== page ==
A History of Warfare of Science with theology in Christendom

Book by Andrew Dickson White, the Founding President of Cornell University

Because the suppression of scientific thought by the medieval Church represents one of blackest periods of human history, many scholars have studied this period with great care. Worth special mention is a remarkable two-volume treatise by Andrew Dickson White entitled A History of the Warfare of Science with Theology in Christendom, published in 1896.

Here is one example from the book:

The doctrine of the spherical shape of the earth, and therefore the existence of the antipodes, was bitterly attacked by theologians who asked: ‘Is there anyone so senseless as to believe that crops and trees grow downwards? . . . that the rains and snow fall upwards?’ The great authority of St Augustine held the Church firmly against the idea of the antipodes and for a thousand years it was believed that there could not be human beings on the opposite side of the earth – even if the earth had opposite sides. In the sixth century, Procopius of Gaza brought powerful theological guns to bear on the issue: there could not be an opposite side, he declared, because for that Christ would have had to go there and suffer a second time. Also, there would have had to exist a duplicate Eden, Adam, Serpent, and Deluge. But that being clearly wrong, there could not be any antipodes. QED!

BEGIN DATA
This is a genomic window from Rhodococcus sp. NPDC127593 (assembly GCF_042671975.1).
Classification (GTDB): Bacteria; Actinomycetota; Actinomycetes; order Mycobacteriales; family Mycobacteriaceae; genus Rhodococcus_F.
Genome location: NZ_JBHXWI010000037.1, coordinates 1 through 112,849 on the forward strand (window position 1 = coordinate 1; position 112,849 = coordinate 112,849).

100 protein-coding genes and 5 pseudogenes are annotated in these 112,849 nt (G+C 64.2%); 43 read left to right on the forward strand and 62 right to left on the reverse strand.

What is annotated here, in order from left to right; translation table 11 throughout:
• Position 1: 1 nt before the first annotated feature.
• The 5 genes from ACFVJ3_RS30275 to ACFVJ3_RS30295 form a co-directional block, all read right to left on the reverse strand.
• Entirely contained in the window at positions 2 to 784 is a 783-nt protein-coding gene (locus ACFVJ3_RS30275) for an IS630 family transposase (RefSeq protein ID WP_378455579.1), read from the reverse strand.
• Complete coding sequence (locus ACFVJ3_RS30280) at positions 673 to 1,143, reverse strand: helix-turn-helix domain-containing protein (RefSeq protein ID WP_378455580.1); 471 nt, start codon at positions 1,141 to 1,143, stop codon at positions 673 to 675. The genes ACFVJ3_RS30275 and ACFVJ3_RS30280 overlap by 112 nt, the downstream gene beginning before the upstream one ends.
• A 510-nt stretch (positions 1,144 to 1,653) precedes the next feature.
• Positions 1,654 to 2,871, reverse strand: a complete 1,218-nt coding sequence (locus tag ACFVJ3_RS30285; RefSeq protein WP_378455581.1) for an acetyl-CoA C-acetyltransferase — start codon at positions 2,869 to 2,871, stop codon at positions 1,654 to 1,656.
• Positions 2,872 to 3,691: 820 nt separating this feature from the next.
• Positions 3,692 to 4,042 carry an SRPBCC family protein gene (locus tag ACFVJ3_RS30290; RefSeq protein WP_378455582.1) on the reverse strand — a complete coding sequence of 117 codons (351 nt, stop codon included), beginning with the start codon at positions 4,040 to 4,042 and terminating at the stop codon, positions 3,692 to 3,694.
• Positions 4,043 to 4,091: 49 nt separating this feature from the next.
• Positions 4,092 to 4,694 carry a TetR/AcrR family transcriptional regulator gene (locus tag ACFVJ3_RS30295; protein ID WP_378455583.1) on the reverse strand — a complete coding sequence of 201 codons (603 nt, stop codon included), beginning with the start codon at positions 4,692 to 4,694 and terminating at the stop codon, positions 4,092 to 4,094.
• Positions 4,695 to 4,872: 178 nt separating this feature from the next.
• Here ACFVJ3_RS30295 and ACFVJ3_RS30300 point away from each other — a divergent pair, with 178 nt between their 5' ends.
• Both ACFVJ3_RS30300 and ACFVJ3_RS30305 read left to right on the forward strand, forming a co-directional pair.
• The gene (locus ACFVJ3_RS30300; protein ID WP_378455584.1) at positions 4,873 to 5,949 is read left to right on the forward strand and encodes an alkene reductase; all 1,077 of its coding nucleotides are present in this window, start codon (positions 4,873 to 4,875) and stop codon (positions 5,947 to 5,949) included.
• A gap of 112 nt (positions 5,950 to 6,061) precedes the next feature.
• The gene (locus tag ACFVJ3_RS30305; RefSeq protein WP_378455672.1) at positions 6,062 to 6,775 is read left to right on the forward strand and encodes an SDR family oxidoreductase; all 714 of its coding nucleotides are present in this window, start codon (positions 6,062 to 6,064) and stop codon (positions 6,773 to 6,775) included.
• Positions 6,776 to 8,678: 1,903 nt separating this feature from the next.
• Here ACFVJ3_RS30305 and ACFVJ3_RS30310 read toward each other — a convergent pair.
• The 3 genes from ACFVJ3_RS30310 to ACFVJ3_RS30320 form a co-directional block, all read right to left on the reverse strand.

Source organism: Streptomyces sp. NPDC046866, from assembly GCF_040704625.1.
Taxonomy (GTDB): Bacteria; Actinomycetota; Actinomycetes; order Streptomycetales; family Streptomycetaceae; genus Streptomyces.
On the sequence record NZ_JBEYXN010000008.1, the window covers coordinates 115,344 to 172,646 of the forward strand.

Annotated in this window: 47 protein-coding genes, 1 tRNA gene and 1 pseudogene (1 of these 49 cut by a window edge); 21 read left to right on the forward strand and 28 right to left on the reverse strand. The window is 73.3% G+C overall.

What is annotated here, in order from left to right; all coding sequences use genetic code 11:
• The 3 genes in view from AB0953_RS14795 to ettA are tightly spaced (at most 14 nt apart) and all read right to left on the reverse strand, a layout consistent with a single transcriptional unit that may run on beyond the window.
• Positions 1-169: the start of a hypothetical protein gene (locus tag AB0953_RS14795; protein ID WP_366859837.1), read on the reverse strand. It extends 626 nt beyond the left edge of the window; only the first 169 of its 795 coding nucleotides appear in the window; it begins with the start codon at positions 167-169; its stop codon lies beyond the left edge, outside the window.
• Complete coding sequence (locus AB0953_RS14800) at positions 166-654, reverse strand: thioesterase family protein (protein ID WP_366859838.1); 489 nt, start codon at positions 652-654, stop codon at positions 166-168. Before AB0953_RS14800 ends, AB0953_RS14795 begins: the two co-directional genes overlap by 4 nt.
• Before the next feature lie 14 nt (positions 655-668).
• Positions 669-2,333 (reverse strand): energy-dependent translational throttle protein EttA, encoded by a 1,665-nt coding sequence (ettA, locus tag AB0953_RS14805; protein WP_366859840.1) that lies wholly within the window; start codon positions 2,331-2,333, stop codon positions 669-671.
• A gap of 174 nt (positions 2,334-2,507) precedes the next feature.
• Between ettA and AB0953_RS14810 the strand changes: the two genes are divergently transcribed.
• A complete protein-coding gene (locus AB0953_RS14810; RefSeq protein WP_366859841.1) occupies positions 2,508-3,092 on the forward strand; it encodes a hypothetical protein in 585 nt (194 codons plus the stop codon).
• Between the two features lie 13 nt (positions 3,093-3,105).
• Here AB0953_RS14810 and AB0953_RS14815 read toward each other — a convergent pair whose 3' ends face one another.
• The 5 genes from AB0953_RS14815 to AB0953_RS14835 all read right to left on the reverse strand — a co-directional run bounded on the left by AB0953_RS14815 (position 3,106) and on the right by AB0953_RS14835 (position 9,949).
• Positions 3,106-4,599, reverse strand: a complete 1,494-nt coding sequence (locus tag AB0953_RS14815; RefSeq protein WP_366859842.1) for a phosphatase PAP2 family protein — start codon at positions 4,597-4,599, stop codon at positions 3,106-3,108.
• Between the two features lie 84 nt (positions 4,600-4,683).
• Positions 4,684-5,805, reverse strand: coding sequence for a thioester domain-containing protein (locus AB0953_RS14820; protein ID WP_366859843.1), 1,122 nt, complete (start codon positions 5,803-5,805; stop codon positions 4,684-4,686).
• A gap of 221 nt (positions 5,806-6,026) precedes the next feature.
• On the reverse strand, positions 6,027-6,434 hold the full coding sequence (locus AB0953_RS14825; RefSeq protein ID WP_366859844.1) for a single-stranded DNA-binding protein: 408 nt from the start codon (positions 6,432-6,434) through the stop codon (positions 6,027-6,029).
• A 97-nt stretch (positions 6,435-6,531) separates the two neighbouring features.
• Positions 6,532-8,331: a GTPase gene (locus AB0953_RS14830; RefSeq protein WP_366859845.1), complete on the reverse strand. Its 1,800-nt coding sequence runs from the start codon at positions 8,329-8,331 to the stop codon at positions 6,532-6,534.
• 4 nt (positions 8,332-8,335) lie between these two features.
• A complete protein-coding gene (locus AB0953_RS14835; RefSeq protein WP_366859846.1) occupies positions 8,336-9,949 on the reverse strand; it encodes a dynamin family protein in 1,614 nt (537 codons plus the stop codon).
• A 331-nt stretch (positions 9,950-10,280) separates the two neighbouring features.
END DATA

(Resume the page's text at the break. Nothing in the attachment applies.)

The Intelligent Design movement, the Evolution wars in USA and efforts during the intrusive reign of President Zia ul Haq in Pakistan are prime examples of futile struggle between religion and science. There is a popular saying, “Those who do not remember the past are condemned to repeat it.” In that spirit it would be worthwhile to read this book.

To review additional fascinating accounts in this compendium: A History of Warfare of science with theology in Christendom

To read the book: A History of Warfare of Science with theology in Christendom Vol I and A History of Warfare of Science with theology in Christendom Vol II

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